October 24, 2022
In food writer Mira Manek’s family, the art of making perfectly crunchy chakri has been passed from generation to generation and across borders. Her mother learned how to make the ridged deep-fried savory snack that is “crunchy to the point of teeth-breaking” from her grandmother, who learned the recipe from neighbors in Kampala, Uganda. When Manek’s family moved to the U.K. after Ida Amin gave the Indian community 90 days to exit Uganda, they sent their brass chakri maker along with other kitchen essentials such as pots, pans, and spices to relatives based there.
“They would make all their nashta [snacks like ganthia, chevdo, chakri] together, especially at Diwali,” Manek shared. “It has been a ritual since my mum got married and even before. When we were young, my mum, aunts, and grandmother would make it three times, [also] before the Easter and summer holidays so we could enjoy them during the holidays. As we’ve grown up, it has become a Diwali thing only. Everyone, all the adults and children, look forward to chakri at this time of year.”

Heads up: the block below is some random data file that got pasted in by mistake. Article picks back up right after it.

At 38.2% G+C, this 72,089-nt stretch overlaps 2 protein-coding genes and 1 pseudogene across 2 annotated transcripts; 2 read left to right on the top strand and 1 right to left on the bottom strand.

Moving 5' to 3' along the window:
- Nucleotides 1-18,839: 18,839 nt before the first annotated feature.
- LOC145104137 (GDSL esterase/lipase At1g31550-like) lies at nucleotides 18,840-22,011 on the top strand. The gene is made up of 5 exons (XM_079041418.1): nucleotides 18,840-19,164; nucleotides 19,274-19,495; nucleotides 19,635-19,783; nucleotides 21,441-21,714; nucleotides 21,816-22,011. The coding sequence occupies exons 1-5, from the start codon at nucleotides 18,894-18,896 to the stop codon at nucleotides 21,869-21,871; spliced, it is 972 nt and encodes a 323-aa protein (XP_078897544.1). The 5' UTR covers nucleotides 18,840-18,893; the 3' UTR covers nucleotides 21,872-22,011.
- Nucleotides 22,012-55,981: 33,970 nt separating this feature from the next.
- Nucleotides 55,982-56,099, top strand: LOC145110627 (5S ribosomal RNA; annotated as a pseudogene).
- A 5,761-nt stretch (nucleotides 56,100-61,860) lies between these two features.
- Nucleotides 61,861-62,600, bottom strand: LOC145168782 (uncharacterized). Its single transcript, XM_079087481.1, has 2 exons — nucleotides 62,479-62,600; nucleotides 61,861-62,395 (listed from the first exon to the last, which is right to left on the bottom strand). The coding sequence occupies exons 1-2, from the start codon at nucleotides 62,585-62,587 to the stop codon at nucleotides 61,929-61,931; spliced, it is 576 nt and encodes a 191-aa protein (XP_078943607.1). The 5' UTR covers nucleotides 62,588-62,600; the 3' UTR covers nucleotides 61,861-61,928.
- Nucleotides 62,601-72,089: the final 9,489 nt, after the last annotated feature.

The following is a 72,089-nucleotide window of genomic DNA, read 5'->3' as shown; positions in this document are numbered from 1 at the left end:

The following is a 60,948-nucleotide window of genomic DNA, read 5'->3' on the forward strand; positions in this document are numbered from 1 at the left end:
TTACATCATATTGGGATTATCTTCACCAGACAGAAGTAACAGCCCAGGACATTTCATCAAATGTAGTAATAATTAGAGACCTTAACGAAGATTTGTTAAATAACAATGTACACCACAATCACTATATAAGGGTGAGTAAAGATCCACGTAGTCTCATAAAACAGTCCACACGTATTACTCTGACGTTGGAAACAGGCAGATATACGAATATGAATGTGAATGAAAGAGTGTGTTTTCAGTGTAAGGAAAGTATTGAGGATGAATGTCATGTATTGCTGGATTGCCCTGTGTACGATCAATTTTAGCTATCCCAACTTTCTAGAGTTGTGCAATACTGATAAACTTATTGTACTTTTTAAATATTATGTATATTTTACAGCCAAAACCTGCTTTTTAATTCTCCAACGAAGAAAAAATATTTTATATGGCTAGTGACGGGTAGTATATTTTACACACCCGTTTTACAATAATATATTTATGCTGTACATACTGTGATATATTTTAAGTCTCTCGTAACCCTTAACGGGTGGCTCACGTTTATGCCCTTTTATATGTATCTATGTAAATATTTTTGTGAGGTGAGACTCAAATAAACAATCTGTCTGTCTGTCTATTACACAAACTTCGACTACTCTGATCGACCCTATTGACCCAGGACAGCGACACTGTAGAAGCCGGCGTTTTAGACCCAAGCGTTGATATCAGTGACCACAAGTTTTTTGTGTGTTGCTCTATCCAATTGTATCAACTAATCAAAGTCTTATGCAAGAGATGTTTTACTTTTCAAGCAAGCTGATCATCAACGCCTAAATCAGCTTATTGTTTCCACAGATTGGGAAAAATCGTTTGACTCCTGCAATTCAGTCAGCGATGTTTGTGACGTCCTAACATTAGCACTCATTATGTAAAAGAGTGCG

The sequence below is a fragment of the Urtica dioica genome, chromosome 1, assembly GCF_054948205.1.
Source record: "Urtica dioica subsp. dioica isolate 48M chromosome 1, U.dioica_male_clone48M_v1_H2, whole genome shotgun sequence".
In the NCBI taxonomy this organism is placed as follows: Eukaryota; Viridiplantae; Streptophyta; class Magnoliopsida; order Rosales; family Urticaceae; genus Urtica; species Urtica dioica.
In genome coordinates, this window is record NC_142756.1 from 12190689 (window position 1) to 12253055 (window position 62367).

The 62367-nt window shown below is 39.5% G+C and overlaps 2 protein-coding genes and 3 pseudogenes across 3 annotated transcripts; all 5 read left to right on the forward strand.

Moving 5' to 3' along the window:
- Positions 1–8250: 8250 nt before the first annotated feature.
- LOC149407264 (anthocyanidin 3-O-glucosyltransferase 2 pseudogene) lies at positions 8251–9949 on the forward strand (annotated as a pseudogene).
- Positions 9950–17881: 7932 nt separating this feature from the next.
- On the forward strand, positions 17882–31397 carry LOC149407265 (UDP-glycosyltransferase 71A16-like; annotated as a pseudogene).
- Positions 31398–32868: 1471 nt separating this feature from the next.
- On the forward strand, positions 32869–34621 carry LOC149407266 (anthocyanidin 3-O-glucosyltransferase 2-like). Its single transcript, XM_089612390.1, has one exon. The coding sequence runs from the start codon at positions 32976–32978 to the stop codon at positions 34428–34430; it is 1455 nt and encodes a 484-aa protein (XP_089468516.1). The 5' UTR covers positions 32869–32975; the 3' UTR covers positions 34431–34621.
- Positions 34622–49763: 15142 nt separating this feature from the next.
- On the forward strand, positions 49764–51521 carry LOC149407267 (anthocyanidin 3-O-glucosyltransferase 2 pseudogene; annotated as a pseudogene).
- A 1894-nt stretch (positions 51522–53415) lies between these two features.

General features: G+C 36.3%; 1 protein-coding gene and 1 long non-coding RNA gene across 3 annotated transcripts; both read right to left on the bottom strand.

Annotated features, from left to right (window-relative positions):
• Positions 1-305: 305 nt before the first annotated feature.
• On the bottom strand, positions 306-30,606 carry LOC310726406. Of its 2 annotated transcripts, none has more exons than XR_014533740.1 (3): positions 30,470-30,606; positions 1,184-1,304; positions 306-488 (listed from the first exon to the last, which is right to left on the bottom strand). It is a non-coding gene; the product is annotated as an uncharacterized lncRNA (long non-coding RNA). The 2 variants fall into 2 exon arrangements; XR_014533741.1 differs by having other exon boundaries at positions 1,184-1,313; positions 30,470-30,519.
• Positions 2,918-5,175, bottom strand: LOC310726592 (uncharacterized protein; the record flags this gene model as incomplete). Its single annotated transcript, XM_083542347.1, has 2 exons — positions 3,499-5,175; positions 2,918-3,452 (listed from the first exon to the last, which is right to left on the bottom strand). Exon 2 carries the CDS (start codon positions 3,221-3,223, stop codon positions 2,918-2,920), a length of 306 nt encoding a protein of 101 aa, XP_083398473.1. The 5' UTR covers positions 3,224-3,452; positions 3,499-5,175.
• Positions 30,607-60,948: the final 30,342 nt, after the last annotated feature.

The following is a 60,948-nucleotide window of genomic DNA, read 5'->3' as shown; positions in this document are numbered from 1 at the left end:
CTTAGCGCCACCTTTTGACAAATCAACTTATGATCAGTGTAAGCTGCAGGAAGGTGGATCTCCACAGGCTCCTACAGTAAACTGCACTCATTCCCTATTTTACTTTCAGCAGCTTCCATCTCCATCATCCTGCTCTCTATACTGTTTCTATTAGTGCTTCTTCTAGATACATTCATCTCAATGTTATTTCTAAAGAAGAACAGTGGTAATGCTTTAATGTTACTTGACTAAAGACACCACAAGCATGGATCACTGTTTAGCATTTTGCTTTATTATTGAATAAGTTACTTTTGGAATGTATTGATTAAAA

Chakri goes by many names — chakli, chakali, chakkuli, chakralu, murukku, and more — characterized by their ridged coils, although straight sticks are also common. Priya Mani, food scholar and author of A Visual Encyclopedia of Indian Food, described chakris as part of a larger family of savory snacks made with a cylindrical brass extruder with many perforated plates. Once the product of home kitchens, usually making a special appearance around Diwali, chakri has gone from a seasonal savory treat associated with harvest grains to a global snack sensation readily available on retail shelves worldwide.